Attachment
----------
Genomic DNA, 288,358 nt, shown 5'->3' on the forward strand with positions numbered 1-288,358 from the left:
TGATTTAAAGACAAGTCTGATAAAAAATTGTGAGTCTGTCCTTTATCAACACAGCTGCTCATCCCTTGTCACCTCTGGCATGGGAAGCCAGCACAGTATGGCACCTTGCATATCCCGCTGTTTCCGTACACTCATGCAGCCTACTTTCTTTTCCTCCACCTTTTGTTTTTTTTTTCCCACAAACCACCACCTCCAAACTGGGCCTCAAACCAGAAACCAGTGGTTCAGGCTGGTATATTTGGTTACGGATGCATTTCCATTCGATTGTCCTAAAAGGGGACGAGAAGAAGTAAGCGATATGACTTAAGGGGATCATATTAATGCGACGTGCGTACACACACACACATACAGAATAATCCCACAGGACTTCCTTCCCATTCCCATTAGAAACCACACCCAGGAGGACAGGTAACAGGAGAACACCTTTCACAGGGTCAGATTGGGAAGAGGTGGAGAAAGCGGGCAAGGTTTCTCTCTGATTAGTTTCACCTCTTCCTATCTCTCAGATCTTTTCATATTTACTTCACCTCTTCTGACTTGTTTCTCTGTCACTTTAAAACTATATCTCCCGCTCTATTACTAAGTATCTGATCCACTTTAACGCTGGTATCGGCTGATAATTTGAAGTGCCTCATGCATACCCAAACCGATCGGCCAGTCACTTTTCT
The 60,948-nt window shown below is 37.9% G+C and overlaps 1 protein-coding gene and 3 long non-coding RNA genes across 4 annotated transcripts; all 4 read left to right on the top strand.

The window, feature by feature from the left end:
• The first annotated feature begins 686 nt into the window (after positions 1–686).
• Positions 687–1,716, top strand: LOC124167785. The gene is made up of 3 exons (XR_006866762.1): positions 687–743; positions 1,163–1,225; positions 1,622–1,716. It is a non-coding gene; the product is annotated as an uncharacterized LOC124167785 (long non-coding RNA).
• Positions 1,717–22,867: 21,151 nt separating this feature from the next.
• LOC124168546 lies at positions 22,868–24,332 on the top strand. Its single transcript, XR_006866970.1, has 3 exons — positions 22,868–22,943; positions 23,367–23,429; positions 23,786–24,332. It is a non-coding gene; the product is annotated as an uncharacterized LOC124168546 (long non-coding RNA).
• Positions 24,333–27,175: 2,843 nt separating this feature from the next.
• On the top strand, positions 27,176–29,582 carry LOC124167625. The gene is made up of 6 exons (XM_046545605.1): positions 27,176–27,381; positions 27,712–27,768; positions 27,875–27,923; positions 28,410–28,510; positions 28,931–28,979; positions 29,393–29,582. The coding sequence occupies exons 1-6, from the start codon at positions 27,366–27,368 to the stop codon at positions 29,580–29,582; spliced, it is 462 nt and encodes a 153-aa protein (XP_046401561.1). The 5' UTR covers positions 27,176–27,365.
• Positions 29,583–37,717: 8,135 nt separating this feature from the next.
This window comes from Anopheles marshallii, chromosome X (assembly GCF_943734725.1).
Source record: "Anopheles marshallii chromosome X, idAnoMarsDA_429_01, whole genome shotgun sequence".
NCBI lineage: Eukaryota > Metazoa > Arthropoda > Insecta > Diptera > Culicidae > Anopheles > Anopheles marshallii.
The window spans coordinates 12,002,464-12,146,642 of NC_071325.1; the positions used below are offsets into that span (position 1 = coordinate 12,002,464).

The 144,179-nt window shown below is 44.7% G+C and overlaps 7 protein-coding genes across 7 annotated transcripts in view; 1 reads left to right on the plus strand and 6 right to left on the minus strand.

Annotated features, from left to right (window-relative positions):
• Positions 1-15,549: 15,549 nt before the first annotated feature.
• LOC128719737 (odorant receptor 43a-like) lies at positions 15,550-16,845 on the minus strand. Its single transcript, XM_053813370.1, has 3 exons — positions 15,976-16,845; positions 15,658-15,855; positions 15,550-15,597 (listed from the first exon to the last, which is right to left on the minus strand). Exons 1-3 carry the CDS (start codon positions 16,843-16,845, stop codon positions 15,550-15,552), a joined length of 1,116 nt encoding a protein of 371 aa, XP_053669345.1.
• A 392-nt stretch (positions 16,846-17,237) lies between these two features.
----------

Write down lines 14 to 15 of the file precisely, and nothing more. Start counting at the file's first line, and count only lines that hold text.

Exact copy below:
NCBI lineage: Eukaryota > Metazoa > Arthropoda > Insecta > Diptera > Culicidae > Anopheles > Anopheles marshallii.
The window spans coordinates 12,002,464-12,146,642 of NC_071325.1; the positions used below are offsets into that span (position 1 = coordinate 12,002,464).